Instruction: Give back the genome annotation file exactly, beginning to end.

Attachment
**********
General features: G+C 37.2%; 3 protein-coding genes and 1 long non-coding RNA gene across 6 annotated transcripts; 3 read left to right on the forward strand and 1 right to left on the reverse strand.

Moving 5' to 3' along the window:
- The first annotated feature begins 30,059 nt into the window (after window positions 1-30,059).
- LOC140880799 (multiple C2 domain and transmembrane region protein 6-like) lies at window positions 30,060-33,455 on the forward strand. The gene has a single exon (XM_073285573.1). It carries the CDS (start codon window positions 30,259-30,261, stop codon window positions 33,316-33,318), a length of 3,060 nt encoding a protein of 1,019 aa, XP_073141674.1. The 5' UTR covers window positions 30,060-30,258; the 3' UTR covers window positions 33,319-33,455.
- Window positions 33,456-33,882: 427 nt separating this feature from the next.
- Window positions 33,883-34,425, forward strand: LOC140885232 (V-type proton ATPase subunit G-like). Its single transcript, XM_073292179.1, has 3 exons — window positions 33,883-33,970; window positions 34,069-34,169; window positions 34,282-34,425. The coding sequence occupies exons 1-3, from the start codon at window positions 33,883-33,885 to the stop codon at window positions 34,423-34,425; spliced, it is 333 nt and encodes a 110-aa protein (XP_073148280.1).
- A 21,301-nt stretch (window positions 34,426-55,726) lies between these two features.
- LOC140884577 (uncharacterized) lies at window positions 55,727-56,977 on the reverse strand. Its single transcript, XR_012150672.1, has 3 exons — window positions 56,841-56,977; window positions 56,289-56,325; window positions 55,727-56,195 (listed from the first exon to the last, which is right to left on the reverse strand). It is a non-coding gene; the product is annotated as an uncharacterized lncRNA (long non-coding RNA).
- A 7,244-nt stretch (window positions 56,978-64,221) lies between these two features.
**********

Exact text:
General features: G+C 37.2%; 3 protein-coding genes and 1 long non-coding RNA gene across 6 annotated transcripts; 3 read left to right on the forward strand and 1 right to left on the reverse strand.

Moving 5' to 3' along the window:
- The first annotated feature begins 30,059 nt into the window (after window positions 1-30,059).
- LOC140880799 (multiple C2 domain and transmembrane region protein 6-like) lies at window positions 30,060-33,455 on the forward strand. The gene has a single exon (XM_073285573.1). It carries the CDS (start codon window positions 30,259-30,261, stop codon window positions 33,316-33,318), a length of 3,060 nt encoding a protein of 1,019 aa, XP_073141674.1. The 5' UTR covers window positions 30,060-30,258; the 3' UTR covers window positions 33,319-33,455.
- Window positions 33,456-33,882: 427 nt separating this feature from the next.
- Window positions 33,883-34,425, forward strand: LOC140885232 (V-type proton ATPase subunit G-like). Its single transcript, XM_073292179.1, has 3 exons — window positions 33,883-33,970; window positions 34,069-34,169; window positions 34,282-34,425. The coding sequence occupies exons 1-3, from the start codon at window positions 33,883-33,885 to the stop codon at window positions 34,423-34,425; spliced, it is 333 nt and encodes a 110-aa protein (XP_073148280.1).
- A 21,301-nt stretch (window positions 34,426-55,726) lies between these two features.
- LOC140884577 (uncharacterized) lies at window positions 55,727-56,977 on the reverse strand. Its single transcript, XR_012150672.1, has 3 exons — window positions 56,841-56,977; window positions 56,289-56,325; window positions 55,727-56,195 (listed from the first exon to the last, which is right to left on the reverse strand). It is a non-coding gene; the product is annotated as an uncharacterized lncRNA (long non-coding RNA).
- A 7,244-nt stretch (window positions 56,978-64,221) lies between these two features.